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THE NATURE OF ART IN BROWNINGS FRA LIPPO LIPPI: SHOULD ART BE REALISTIC OR IDEALISTIC?

Brandy Bousquet

In Fra Lippo Lippi, Robert Browning analyzes the nature of art. He presents the question of whether art should be realistic and mirror nature or idealistic and instruct. The persona, an Italian painter and monk, is telling his lifes story to a couple of guards who found him wandering the streets at midnight. Fra Lippo Lippi explains that he wants to paint real people in his religious paintings, yet the church leaders want him to paint people that one can barely recognize as people. They want him to focus on the soul, not on the body and, thus, paint people who do not look like people. This struggle between realism and idealism is portrayed through the poem. Lippi believes that art should be a representation of the natural world and, thus, be realistic. When the church leaders give him the chance to paint, he is thrilled: Thank you! my head being crammed, the walls a blank, / Never was such prompt disemburdening (ll. 143144). He begins to paint church patrons in a realistic manner. The simple monks are amazed at Lippis ability to portray real people through his work. Yet, The Prior and the learned pulled a face / And stopped that in no time (ll. 174-175). They are dissatised with the realistic work and want Lippi to paint saints that evoke an ethereal surrealism instead:
Faces, arms, legs, and bodies like the true [...]its devils game! Your business is not to catch men with show, With homage to the perishable clay, But lift them over it, ignore it all, Make them forget theres such a thing as esh. Your business is to paint the souls of men(ll. 177-183)

He has no denition but simply avows a soul is a soul. The Prior does not explain what a soul is, and Lippi has no idea how to represent it according to the Priors wishes. Lippi is appalled that the church leaders do not share his love of the physical form. He is a naturalistic artist who wants to truthfully represent what he sees around him. He holds a mirror up to study nature, as verisimilitude is his ultimate goal:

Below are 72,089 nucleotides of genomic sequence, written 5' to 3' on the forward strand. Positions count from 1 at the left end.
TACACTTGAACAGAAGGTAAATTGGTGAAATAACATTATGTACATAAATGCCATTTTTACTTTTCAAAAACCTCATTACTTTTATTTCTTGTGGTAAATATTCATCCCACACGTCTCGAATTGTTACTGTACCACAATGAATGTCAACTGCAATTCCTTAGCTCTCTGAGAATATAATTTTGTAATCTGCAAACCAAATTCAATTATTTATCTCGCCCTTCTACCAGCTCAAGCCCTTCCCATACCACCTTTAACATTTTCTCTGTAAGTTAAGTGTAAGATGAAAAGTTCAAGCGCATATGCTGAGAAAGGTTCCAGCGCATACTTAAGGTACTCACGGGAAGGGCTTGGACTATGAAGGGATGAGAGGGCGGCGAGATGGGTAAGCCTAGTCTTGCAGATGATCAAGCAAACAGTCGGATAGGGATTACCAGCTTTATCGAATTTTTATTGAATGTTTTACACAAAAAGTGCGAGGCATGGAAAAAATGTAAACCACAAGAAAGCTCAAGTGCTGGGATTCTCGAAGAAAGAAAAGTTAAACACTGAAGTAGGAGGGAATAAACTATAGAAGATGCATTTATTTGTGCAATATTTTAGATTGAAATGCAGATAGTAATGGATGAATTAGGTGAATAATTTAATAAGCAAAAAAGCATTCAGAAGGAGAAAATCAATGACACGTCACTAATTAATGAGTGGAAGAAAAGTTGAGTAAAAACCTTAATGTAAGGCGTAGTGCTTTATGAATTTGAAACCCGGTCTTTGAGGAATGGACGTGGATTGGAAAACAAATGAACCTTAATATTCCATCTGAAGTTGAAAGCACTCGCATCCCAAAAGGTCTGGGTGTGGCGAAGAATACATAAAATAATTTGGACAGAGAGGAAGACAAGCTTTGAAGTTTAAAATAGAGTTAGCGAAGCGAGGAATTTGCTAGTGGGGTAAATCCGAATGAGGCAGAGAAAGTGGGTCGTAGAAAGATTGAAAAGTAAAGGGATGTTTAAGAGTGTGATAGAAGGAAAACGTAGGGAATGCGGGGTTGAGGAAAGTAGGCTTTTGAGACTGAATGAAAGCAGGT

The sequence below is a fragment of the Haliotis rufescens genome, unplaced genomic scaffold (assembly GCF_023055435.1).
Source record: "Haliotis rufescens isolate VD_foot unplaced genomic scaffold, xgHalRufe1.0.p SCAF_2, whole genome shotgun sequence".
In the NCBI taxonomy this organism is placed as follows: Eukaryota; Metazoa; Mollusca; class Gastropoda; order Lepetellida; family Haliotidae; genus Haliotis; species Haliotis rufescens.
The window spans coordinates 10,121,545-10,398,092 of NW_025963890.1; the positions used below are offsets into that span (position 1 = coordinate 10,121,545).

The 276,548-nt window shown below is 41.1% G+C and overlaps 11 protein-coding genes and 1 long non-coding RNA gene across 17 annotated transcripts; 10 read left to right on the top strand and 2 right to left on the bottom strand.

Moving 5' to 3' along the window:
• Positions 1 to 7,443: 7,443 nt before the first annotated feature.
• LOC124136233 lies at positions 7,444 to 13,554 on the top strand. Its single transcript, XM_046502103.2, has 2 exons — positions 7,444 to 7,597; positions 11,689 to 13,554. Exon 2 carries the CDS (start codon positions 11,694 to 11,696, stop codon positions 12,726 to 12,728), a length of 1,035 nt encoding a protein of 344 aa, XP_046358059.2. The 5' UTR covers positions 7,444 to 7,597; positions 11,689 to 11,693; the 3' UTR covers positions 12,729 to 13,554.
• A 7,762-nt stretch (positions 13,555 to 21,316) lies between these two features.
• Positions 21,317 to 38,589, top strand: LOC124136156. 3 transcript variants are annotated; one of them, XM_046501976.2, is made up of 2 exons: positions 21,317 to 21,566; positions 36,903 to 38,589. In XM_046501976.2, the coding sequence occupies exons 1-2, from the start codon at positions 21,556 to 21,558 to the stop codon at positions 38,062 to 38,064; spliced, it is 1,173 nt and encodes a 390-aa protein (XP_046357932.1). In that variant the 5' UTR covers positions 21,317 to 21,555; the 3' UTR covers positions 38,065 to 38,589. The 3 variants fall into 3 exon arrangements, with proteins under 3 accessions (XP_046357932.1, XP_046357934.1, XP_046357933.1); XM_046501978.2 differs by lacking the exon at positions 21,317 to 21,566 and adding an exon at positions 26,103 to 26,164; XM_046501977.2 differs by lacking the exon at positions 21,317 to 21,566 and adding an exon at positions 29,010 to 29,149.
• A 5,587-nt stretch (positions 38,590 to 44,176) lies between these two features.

A ne way to paint soul, by painting body So ill, the eye cant stop there, must go further And cant fare worse! Thus, yellow does for white When what you put for yellows simply black, And any sort of meaning looks intense When all beside itself means and looks nought. (11. 199-204) He has

no patience for the Priors approach to painting. In trying to paint as if ignoring the body and the real world, Lippi suggests that the painter is offering only a vague idea of soul and describes his own style of painting as actually enhancing the image of the soul: Cant I take breath and try to add lifes ash, / And then add soul and heighten them three-fold? (ll. 213-214). When you offer a true representation of the body, you are making it easier for a viewer to see the soul of the person: Make his esh liker and his soul more like (l. 207). Lippi goes a step further by saying that the artist does not have to represent the soul at all, but instead can depict beauty of any kind:
Say theres beauty with no soul at all (I never saw itput the case the same--) If you get simple beauty and nought else, You get about the best thing God invents: Thats somewhat: and youll nd the soul you have missed, Within yourself, when you return him thanks. (ll. 215-220)